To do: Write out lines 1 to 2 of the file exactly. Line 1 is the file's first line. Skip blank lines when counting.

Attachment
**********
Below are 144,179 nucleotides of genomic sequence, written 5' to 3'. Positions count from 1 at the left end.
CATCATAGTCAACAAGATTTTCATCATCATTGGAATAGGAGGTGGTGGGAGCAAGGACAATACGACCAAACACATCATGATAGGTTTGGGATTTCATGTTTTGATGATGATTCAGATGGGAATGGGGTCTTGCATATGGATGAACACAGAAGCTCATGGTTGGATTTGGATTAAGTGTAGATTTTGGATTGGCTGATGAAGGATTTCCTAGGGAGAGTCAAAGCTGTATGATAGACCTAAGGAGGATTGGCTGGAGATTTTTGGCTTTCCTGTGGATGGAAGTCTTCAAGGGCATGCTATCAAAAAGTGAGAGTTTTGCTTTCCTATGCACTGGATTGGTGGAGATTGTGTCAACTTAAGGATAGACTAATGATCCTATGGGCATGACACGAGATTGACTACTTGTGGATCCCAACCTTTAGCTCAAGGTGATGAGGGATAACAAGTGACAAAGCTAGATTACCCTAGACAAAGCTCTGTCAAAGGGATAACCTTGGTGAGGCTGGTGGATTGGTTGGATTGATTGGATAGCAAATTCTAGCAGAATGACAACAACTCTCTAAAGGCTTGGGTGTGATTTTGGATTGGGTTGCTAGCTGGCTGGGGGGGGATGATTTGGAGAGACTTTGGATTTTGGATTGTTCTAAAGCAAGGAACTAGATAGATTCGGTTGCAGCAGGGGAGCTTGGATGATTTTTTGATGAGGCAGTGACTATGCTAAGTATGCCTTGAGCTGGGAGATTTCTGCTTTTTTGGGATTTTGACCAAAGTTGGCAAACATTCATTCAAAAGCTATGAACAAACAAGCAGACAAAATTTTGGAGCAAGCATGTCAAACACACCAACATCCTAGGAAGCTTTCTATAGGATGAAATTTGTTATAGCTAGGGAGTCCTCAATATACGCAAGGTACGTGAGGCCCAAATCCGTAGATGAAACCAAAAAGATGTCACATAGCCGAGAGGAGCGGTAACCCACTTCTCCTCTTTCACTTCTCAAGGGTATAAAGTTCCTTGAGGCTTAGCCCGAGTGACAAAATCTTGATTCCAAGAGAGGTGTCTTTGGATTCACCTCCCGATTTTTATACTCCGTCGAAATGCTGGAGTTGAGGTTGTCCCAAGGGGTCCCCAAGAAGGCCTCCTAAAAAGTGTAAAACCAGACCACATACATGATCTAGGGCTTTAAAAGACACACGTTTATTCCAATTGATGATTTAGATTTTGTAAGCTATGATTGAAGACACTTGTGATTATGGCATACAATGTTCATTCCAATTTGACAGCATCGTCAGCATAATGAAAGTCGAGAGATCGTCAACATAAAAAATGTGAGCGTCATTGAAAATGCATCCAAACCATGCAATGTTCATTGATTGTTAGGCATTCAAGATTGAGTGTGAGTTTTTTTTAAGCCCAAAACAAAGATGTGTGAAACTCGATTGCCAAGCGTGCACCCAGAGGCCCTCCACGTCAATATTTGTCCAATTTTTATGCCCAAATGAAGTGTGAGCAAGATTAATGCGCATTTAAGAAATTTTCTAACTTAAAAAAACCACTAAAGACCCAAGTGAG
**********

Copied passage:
Below are 144,179 nucleotides of genomic sequence, written 5' to 3'. Positions count from 1 at the left end.
CATCATAGTCAACAAGATTTTCATCATCATTGGAATAGGAGGTGGTGGGAGCAAGGACAATACGACCAAACACATCATGATAGGTTTGGGATTTCATGTTTTGATGATGATTCAGATGGGAATGGGGTCTTGCATATGGATGAACACAGAAGCTCATGGTTGGATTTGGATTAAGTGTAGATTTTGGATTGGCTGATGAAGGATTTCCTAGGGAGAGTCAAAGCTGTATGATAGACCTAAGGAGGATTGGCTGGAGATTTTTGGCTTTCCTGTGGATGGAAGTCTTCAAGGGCATGCTATCAAAAAGTGAGAGTTTTGCTTTCCTATGCACTGGATTGGTGGAGATTGTGTCAACTTAAGGATAGACTAATGATCCTATGGGCATGACACGAGATTGACTACTTGTGGATCCCAACCTTTAGCTCAAGGTGATGAGGGATAACAAGTGACAAAGCTAGATTACCCTAGACAAAGCTCTGTCAAAGGGATAACCTTGGTGAGGCTGGTGGATTGGTTGGATTGATTGGATAGCAAATTCTAGCAGAATGACAACAACTCTCTAAAGGCTTGGGTGTGATTTTGGATTGGGTTGCTAGCTGGCTGGGGGGGGATGATTTGGAGAGACTTTGGATTTTGGATTGTTCTAAAGCAAGGAACTAGATAGATTCGGTTGCAGCAGGGGAGCTTGGATGATTTTTTGATGAGGCAGTGACTATGCTAAGTATGCCTTGAGCTGGGAGATTTCTGCTTTTTTGGGATTTTGACCAAAGTTGGCAAACATTCATTCAAAAGCTATGAACAAACAAGCAGACAAAATTTTGGAGCAAGCATGTCAAACACACCAACATCCTAGGAAGCTTTCTATAGGATGAAATTTGTTATAGCTAGGGAGTCCTCAATATACGCAAGGTACGTGAGGCCCAAATCCGTAGATGAAACCAAAAAGATGTCACATAGCCGAGAGGAGCGGTAACCCACTTCTCCTCTTTCACTTCTCAAGGGTATAAAGTTCCTTGAGGCTTAGCCCGAGTGACAAAATCTTGATTCCAAGAGAGGTGTCTTTGGATTCACCTCCCGATTTTTATACTCCGTCGAAATGCTGGAGTTGAGGTTGTCCCAAGGGGTCCCCAAGAAGGCCTCCTAAAAAGTGTAAAACCAGACCACATACATGATCTAGGGCTTTAAAAGACACACGTTTATTCCAATTGATGATTTAGATTTTGTAAGCTATGATTGAAGACACTTGTGATTATGGCATACAATGTTCATTCCAATTTGACAGCATCGTCAGCATAATGAAAGTCGAGAGATCGTCAACATAAAAAATGTGAGCGTCATTGAAAATGCATCCAAACCATGCAATGTTCATTGATTGTTAGGCATTCAAGATTGAGTGTGAGTTTTTTTTAAGCCCAAAACAAAGATGTGTGAAACTCGATTGCCAAGCGTGCACCCAGAGGCCCTCCACGTCAATATTTGTCCAATTTTTATGCCCAAATGAAGTGTGAGCAAGATTAATGCGCATTTAAGAAATTTTCTAACTTAAAAAAACCACTAAAGACCCAAGTGAG